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Breaking the speed limit Faster, more efficient working practices will be needed to meet targets for the modernisation of the West Coast Main Line. Matthew Jones reports.

Railtrack project director Tony Cruddas has a reputation for driving through change. His last job was leading the privatisation of Ealing Council's municipal services. Now he says that to complete the £2.2bn modernisation of the West Coast Main Line on time and to budget, changes to Britain's railway working practices are going to have to take place.

'If we approach this in the way that we have traditionally worked in the UK we probably won't achieve it. We have to find a way of using what is available to us more efficiently,' he says.

Cruddas was part of the original team of Brown & Root, Gibb, Booz Allen & Hamilton and Babcock & Brown which carried out the feasibility study for the scheme in 1993. At Railtrack's request he rejoined the project at the end of 1996 on secondment from Brown & Root, and following a management reshuffle last month, now reports directly to engineering and production director Brian Mellitt .

Cruddas describes the project as 'bigger than anything apart from the Channel Tunnel Rail Link', and claims that at its peak Railtrack will be spending £1.5M a day on the scheme - more than a third of the existing daily spend on the entire network.

The first and largest part of the scheme - a £1.4bn core investment programme - will bring the line up to a 'good reliable base position'. This will involve the replacement of life-expired track and ballast, refurbishment of structures and stations and improvements to drainage and power distribution works. In addition a new transmission-based signalling system will be introduced and management of the network will be consolidated to a small number of regional centres (see box).

Around £200M has so far been spent on track and structure renewals, as well as modifications to signalling and catenary in some of the worst blackspots. And although no completion date has been specified for the core investment work, Railtrack has committed to spend a further £550M in the next three years.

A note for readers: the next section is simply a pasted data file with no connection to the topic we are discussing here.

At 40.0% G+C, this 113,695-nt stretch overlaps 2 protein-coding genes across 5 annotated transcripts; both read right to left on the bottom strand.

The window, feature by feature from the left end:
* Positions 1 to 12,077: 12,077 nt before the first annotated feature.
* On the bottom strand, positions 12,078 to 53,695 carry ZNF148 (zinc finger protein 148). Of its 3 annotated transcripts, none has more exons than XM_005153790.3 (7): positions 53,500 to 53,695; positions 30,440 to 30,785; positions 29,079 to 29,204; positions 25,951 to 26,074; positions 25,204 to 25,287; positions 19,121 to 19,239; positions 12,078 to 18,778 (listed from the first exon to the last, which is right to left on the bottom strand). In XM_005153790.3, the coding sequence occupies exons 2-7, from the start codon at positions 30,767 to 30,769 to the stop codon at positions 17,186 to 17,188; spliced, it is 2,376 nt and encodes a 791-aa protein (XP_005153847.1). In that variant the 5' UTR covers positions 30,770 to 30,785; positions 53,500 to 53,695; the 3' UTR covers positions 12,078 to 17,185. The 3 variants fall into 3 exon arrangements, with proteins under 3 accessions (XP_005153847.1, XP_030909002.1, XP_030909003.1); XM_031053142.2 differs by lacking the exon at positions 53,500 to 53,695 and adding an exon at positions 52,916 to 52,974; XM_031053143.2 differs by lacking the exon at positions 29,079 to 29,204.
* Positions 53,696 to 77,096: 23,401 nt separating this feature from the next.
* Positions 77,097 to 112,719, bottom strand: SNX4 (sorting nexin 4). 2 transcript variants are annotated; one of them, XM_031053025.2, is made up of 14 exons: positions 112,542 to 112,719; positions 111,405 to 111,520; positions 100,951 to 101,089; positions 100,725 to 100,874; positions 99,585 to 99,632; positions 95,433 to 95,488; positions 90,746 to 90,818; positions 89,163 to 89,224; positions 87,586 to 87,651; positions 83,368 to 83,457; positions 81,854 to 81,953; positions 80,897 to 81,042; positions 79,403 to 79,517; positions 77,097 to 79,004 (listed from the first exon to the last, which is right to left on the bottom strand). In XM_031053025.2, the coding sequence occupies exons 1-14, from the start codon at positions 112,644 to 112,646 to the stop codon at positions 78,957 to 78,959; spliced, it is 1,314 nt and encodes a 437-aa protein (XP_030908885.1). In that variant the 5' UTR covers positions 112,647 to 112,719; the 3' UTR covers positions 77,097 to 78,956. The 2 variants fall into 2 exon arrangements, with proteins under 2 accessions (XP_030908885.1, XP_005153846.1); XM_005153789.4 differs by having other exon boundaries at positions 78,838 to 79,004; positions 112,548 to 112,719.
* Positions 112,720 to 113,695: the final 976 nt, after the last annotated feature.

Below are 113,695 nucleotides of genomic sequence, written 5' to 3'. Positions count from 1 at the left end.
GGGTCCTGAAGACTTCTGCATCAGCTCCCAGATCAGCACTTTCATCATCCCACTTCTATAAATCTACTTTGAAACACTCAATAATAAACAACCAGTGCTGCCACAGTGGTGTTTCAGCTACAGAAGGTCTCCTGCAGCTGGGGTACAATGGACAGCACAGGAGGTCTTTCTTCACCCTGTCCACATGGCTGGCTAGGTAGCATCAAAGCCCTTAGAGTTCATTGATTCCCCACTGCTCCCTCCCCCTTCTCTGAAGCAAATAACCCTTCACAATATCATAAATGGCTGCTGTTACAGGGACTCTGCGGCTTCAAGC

The second part of the scheme, the £150M Passenger Upgrade 1 will allow a small increase in capacity and a rise in track speeds to 200km/h along much of the route.

But if as expected the Rail Regulator John Swift approves a track access agreement between Railtrack and Virgin next week, PUG 1 will be superseded by the more ambitious Passenger Upgrade 2 and the whole project will step up a gear.

The £600M scheme will allow Virgin to achieve maximum speeds of up to 225km/h between Euston and Crewe and will increase the number of fast- line trains each hour from six to 12 by mid-2005. Railtrack is also building in spare capacity over and above Virgin's requirements to be sold to operators as and when required.

A new £1.85bn fleet of Virgin tilting trains on order from GEC ALSTHOM/Fiat Ferroviaria should help reduce journey times. But to achieve the planned savings of 45 minutes between London and Manchester, and 90 minutes from London to Glasgow, major civils schemes will be needed to eliminate 'pinch points'.

The works will include extra track laying in some locations and the construction of flyovers or underpasses to avoid conflicts with local train services in others (see map). Contracts will probably be grouped and let as a number of regional packages to provide a schedule of work lasting a number of years.

Cruddas says the aim of the packages is to engender a much greater feeling of co-operation with contractors. He believes it is high time that resource wasting, man-to-man marking on contracts was ended by taking more of an 'alliancing' approach.

Railtrack's most difficult challenge will be to keep services running with the minimum of disruption to passengers. And Cruddas reckons that to succeed it will have to get a lot slicker at granting track possessions, both on weekday nights as well as weekends.

'You could say that only half the available possession time is typically used at the moment. We will have to persuade contractors not to be so conservative in their approach and will also have to look at multi-disciplinary track possessions,' he says.

Under the PUG 2 agreement, Railtrack will have far more direct exposure to fare revenues than at present, with 20% of

its access charges coming from shared revenue with Virgin.

'It is a very complicated formula but the agreement effectively works for a certain number of trains covering the journey in a certain time,' says Cruddas.

If all goes to plan and the construction costs and passenger forecasts are accurate, the arrangement is designed to yield the same as the usual fixed access charges. But if one of the parties does not perform then both will fail.

By signing up to such a 'risk and reward' sharing agreement, Cruddas says both Railtrack and Virgin are incentivised to achieve the common aim of capacity increase as soon as possible.

He adds: 'What we want to deliver to the passenger in the end is an excellent travel experience.

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